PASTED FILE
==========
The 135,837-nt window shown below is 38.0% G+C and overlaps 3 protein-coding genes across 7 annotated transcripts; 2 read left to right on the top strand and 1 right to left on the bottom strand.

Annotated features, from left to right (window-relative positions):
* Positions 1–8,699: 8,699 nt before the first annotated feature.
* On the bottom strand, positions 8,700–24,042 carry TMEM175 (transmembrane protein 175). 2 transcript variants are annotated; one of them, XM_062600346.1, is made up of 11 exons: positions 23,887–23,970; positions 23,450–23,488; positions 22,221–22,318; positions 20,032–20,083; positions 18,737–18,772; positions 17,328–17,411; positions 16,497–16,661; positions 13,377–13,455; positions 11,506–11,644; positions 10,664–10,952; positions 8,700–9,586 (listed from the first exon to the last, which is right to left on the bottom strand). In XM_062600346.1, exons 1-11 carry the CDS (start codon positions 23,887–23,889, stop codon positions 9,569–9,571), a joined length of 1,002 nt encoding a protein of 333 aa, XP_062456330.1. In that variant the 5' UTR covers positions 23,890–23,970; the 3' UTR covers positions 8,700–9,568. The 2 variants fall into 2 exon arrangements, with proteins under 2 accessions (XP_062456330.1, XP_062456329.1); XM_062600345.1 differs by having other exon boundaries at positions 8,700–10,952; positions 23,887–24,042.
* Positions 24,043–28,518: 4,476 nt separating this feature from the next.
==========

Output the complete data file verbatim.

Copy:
The 135,837-nt window shown below is 38.0% G+C and overlaps 3 protein-coding genes across 7 annotated transcripts; 2 read left to right on the top strand and 1 right to left on the bottom strand.

Annotated features, from left to right (window-relative positions):
* Positions 1–8,699: 8,699 nt before the first annotated feature.
* On the bottom strand, positions 8,700–24,042 carry TMEM175 (transmembrane protein 175). 2 transcript variants are annotated; one of them, XM_062600346.1, is made up of 11 exons: positions 23,887–23,970; positions 23,450–23,488; positions 22,221–22,318; positions 20,032–20,083; positions 18,737–18,772; positions 17,328–17,411; positions 16,497–16,661; positions 13,377–13,455; positions 11,506–11,644; positions 10,664–10,952; positions 8,700–9,586 (listed from the first exon to the last, which is right to left on the bottom strand). In XM_062600346.1, exons 1-11 carry the CDS (start codon positions 23,887–23,889, stop codon positions 9,569–9,571), a joined length of 1,002 nt encoding a protein of 333 aa, XP_062456330.1. In that variant the 5' UTR covers positions 23,890–23,970; the 3' UTR covers positions 8,700–9,568. The 2 variants fall into 2 exon arrangements, with proteins under 2 accessions (XP_062456330.1, XP_062456329.1); XM_062600345.1 differs by having other exon boundaries at positions 8,700–10,952; positions 23,887–24,042.
* Positions 24,043–28,518: 4,476 nt separating this feature from the next.